The new test

The Supreme Court's judgment has moved the law on contractual penalties away from the narrowly applied tests in Dunlop and has re-cast the test as follows: "whether the impugned provision is a secondary obligation which imposes a detriment on the contract breaker out of all proportion to any legitimate interest of the innocent party in the enforcement of the primary obligation [32]".

Lord Hodge expanded on this, stating that the "correct test for a penalty is whether the sum or remedy stipulated as a consequence of a breach of contract is exorbitant or unconscionable when regard is had to the innocent party's interest in the performance of the contract [255]".

In El Makdessi, the Court concluded that the provisions in the agreements protected the buyer's legitimate interest in enforcing the non-compete restrictions so that the goodwill of the business was protected.   The goodwill of the business was critical to its value to the buyer.  The provisions therefore did not go beyond protecting the buyer's legitimate interests.

In ParkingEye, it was clear that whilst the £85 charge may have been perceived understandably by users of the car park as a deterrent from over-staying the two-hour limit, there were also clear legitimate commercial interests that it was seeking to protect by imposing the charge. These included preserving the traffic management system and efficient use of parking space in the surrounding outlets and their users by deterring long-stay parking.  The charge was also relied upon to generate the income needed to run the scheme.  As a result, the charge was held not to be "out of all proportion" to those interests and therefore not penal.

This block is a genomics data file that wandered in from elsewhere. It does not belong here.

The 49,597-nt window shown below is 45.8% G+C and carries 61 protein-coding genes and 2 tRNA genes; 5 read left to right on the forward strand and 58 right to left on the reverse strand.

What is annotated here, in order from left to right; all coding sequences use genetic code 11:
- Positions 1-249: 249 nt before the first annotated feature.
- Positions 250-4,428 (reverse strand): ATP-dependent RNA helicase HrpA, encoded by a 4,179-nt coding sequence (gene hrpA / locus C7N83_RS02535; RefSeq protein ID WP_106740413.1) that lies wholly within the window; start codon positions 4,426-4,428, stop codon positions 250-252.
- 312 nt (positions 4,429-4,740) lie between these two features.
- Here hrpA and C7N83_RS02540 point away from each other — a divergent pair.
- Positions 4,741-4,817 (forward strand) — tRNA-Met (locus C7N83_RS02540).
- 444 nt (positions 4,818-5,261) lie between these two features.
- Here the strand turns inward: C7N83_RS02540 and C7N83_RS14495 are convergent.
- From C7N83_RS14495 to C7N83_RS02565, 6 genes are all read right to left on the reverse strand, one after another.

In addition to the principles of primary versus secondary obligations, proportionality and the legitimacy of a deterrent, the Supreme Court judgment in respect of El Makdessi also referred to the importance of considering the circumstances in which the parties entered into the contract – "in a negotiated contract between properly advised parties of comparable bargaining power, the strong initial presumption must be that the parties themselves are the best judges of what is legitimate in a provision dealing with the consequences of breach [35]". This is relevant to franchise agreements, which can appear across this spectrum depending on whether it is an international deal, a domestic multi-unit or high value deal or a domestic business format unit franchise deal. 

What's changed? Some practical implications

The Supreme Court has set a new test which recognises that a contractual party will often have a legitimate interest which can be protected by a contractual penalty which does not have to be a genuine pre-estimate of loss.

Provided that a contracting party can demonstrate that it is using a penalty clause to protect a legitimate interest and the penalty is not exorbitant or unconscionable, the following principles now apply:

  • It is no longer necessary for the penalty to be a genuine pre-estimate of loss.
  • A party relying on the penalty clause does not have to suffer a loss.
  • The predominant purpose of a clause can be to act as a deterrent against a certain breach of contract.
  • The penalty does not just have to be a specified financial amount. A party can, for example, withhold deferred consideration or require the transfer of certain property as the consequence for breach.
  • Generally, parties have a greater freedom to contract for the consequences for breach.